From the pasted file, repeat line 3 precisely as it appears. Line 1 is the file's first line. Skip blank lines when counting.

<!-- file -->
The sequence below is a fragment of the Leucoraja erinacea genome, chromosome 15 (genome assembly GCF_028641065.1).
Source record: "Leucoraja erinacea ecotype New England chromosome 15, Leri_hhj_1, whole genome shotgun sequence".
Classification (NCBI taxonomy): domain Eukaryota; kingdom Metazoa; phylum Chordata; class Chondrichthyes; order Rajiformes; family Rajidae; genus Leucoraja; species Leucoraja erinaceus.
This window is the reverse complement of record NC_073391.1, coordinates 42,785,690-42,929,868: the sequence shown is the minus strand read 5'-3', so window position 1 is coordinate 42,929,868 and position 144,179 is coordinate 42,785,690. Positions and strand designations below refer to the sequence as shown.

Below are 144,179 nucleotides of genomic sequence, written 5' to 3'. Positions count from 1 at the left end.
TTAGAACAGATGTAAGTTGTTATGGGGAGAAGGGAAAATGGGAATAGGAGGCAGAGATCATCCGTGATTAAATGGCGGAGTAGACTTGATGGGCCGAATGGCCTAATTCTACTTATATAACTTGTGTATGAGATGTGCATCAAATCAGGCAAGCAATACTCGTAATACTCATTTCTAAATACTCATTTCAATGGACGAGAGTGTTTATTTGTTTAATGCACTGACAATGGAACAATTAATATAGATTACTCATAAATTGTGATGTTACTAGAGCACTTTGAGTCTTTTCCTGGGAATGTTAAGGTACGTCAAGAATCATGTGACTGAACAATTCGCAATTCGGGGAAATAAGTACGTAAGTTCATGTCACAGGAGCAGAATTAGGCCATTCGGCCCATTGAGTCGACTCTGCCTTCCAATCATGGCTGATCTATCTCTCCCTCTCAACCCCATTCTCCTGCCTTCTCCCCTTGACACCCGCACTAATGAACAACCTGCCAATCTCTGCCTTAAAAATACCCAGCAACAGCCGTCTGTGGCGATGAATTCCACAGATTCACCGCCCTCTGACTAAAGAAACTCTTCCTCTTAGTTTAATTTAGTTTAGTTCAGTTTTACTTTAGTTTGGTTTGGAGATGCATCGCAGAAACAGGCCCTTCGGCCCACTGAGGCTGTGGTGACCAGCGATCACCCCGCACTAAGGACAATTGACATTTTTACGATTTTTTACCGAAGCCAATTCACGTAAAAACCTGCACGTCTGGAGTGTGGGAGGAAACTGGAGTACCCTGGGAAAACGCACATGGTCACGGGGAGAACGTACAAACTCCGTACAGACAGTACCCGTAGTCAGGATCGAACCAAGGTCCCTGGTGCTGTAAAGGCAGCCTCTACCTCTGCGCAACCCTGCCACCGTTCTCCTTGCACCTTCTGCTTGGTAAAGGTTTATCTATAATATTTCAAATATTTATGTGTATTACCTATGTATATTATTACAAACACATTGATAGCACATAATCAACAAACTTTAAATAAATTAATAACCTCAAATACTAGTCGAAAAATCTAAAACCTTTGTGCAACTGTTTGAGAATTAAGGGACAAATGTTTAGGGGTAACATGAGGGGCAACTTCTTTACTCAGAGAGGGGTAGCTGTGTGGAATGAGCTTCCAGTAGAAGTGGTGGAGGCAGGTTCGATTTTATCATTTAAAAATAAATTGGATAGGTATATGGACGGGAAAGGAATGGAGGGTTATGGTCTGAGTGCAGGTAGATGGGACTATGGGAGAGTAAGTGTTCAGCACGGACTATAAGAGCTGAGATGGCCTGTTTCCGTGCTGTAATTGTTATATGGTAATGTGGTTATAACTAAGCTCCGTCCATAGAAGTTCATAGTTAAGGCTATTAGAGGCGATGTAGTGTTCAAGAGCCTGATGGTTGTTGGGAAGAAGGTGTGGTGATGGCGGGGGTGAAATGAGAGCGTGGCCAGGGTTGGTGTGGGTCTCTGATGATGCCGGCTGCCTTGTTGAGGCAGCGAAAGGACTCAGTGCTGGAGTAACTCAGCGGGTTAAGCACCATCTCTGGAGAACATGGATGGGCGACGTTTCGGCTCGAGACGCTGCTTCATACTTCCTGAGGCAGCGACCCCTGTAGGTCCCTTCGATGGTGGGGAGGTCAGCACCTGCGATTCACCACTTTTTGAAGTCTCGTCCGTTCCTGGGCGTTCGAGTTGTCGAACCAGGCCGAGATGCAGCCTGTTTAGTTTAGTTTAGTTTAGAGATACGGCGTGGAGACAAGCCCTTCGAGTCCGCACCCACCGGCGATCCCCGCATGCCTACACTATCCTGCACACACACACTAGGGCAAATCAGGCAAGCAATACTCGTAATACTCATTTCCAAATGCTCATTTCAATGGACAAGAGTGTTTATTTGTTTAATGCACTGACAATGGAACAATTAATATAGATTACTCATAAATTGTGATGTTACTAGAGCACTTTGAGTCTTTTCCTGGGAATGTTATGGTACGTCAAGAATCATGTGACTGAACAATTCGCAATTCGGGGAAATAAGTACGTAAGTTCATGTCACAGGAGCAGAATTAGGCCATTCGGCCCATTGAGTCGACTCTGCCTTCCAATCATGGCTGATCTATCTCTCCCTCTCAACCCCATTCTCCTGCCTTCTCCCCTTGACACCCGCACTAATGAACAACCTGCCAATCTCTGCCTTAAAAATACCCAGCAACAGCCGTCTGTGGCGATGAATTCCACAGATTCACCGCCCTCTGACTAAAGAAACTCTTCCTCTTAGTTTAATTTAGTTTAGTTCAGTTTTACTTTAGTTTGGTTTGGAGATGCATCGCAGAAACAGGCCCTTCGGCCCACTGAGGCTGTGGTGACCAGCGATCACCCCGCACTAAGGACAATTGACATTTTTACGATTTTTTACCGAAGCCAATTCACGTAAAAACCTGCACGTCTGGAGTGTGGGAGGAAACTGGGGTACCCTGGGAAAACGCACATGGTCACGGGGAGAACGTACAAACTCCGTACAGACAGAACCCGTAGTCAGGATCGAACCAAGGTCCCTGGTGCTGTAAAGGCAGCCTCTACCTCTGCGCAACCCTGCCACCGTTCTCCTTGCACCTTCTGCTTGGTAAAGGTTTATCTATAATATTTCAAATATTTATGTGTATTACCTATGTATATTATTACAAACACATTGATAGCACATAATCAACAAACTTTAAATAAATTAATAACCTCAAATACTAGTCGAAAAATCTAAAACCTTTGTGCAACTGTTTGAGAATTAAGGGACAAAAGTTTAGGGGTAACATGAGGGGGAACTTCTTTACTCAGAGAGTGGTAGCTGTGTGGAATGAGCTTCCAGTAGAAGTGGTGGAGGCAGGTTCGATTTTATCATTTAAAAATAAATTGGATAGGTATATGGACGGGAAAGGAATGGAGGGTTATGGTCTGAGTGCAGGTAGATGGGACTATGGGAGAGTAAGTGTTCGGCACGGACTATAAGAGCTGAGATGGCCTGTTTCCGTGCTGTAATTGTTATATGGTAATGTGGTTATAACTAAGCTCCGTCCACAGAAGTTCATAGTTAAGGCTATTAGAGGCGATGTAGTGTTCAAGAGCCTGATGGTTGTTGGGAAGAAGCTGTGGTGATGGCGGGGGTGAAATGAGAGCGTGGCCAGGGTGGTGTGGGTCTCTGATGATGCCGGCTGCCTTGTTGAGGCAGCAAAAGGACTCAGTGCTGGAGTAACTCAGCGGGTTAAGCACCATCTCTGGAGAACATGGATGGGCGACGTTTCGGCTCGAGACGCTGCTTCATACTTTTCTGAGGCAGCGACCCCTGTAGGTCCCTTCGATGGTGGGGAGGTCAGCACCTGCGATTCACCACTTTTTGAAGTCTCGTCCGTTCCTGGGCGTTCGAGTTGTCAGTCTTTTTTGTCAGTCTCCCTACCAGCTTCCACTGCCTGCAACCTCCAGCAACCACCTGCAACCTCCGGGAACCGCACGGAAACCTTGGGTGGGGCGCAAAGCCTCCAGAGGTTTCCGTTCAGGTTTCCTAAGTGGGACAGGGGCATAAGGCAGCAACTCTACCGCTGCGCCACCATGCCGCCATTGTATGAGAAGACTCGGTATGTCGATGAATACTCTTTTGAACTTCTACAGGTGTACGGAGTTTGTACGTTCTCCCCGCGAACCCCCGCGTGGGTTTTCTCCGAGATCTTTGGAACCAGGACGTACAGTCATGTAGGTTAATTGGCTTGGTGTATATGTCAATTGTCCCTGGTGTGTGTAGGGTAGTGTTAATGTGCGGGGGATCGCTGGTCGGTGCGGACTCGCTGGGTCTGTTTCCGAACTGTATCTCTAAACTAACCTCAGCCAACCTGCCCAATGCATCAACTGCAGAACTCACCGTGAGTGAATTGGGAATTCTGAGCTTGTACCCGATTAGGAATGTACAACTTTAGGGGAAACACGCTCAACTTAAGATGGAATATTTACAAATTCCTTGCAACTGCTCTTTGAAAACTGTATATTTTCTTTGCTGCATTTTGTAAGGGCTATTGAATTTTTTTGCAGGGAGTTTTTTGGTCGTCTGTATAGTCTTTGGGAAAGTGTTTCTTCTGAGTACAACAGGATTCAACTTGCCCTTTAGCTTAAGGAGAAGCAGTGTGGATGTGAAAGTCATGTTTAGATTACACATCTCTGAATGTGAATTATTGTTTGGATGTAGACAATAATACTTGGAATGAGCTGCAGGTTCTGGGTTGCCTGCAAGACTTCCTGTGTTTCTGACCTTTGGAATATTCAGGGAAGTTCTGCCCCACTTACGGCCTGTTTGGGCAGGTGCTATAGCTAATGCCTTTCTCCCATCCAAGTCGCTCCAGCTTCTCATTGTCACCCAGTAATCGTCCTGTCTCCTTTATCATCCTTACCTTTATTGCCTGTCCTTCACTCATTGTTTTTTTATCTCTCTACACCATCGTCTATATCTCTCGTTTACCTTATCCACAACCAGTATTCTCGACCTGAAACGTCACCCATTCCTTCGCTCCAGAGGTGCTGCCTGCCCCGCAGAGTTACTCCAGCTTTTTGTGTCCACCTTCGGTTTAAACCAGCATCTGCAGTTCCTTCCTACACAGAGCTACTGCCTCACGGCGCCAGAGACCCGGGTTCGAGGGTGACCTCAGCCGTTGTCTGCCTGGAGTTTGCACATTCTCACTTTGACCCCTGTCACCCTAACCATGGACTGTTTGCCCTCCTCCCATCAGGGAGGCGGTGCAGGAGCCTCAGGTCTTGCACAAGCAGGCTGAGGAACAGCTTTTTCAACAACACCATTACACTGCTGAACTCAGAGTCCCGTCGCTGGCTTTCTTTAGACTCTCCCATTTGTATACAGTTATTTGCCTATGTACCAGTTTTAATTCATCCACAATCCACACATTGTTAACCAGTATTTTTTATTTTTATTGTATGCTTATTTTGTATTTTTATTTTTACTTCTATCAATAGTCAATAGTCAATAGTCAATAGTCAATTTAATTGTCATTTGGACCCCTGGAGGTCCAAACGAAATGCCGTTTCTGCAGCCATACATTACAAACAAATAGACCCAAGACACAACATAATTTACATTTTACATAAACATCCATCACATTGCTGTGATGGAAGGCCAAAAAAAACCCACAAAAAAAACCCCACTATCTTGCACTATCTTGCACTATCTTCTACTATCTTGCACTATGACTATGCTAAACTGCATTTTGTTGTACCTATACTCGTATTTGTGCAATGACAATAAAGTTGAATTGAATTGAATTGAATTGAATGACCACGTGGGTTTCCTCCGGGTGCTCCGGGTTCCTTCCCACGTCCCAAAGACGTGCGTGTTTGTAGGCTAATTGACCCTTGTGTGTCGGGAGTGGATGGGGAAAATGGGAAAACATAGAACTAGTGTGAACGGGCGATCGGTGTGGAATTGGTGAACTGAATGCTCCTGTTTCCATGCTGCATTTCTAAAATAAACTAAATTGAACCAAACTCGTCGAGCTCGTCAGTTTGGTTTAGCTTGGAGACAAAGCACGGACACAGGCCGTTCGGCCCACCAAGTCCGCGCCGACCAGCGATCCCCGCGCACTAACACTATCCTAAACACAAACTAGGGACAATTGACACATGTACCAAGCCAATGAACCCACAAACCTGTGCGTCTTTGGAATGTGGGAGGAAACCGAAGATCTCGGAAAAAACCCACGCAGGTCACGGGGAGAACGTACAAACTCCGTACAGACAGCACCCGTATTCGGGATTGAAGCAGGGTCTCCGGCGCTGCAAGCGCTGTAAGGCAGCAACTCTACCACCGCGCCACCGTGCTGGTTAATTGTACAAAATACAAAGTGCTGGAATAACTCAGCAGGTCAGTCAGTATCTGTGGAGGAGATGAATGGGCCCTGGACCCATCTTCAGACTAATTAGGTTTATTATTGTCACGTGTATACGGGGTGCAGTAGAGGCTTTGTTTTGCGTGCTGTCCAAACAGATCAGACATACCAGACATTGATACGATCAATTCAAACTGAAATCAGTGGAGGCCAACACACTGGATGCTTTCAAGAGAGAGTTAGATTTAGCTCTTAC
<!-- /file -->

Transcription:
Classification (NCBI taxonomy): domain Eukaryota; kingdom Metazoa; phylum Chordata; class Chondrichthyes; order Rajiformes; family Rajidae; genus Leucoraja; species Leucoraja erinaceus.